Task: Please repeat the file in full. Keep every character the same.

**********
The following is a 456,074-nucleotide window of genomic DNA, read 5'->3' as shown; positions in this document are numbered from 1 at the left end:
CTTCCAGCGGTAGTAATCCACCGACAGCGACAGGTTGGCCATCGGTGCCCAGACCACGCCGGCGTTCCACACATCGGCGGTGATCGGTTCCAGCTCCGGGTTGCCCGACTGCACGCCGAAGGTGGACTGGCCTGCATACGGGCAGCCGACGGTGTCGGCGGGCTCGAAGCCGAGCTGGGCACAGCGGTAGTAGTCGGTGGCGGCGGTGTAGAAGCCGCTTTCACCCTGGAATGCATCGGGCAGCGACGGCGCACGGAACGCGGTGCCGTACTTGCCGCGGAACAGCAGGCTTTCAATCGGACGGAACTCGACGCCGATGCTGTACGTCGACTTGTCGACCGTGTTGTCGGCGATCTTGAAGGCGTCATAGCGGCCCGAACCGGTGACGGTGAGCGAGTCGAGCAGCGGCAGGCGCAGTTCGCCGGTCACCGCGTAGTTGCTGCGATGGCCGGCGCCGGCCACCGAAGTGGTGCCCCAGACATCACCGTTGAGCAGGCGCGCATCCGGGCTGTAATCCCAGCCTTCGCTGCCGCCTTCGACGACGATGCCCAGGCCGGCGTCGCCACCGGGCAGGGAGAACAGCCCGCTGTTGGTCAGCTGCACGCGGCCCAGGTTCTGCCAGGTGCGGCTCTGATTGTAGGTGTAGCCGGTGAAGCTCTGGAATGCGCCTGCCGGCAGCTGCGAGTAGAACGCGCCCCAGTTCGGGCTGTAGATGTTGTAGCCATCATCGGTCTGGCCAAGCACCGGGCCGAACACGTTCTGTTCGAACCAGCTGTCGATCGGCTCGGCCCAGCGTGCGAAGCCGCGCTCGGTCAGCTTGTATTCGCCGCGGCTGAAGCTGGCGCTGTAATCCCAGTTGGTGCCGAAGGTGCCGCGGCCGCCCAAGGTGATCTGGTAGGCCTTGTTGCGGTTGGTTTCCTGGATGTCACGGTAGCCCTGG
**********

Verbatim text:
The following is a 456,074-nucleotide window of genomic DNA, read 5'->3' as shown; positions in this document are numbered from 1 at the left end:
CTTCCAGCGGTAGTAATCCACCGACAGCGACAGGTTGGCCATCGGTGCCCAGACCACGCCGGCGTTCCACACATCGGCGGTGATCGGTTCCAGCTCCGGGTTGCCCGACTGCACGCCGAAGGTGGACTGGCCTGCATACGGGCAGCCGACGGTGTCGGCGGGCTCGAAGCCGAGCTGGGCACAGCGGTAGTAGTCGGTGGCGGCGGTGTAGAAGCCGCTTTCACCCTGGAATGCATCGGGCAGCGACGGCGCACGGAACGCGGTGCCGTACTTGCCGCGGAACAGCAGGCTTTCAATCGGACGGAACTCGACGCCGATGCTGTACGTCGACTTGTCGACCGTGTTGTCGGCGATCTTGAAGGCGTCATAGCGGCCCGAACCGGTGACGGTGAGCGAGTCGAGCAGCGGCAGGCGCAGTTCGCCGGTCACCGCGTAGTTGCTGCGATGGCCGGCGCCGGCCACCGAAGTGGTGCCCCAGACATCACCGTTGAGCAGGCGCGCATCCGGGCTGTAATCCCAGCCTTCGCTGCCGCCTTCGACGACGATGCCCAGGCCGGCGTCGCCACCGGGCAGGGAGAACAGCCCGCTGTTGGTCAGCTGCACGCGGCCCAGGTTCTGCCAGGTGCGGCTCTGATTGTAGGTGTAGCCGGTGAAGCTCTGGAATGCGCCTGCCGGCAGCTGCGAGTAGAACGCGCCCCAGTTCGGGCTGTAGATGTTGTAGCCATCATCGGTCTGGCCAAGCACCGGGCCGAACACGTTCTGTTCGAACCAGCTGTCGATCGGCTCGGCCCAGCGTGCGAAGCCGCGCTCGGTCAGCTTGTATTCGCCGCGGCTGAAGCTGGCGCTGTAATCCCAGTTGGTGCCGAAGGTGCCGCGGCCGCCCAAGGTGATCTGGTAGGCCTTGTTGCGGTTGGTTTCCTGGATGTCACGGTAGCCCTGG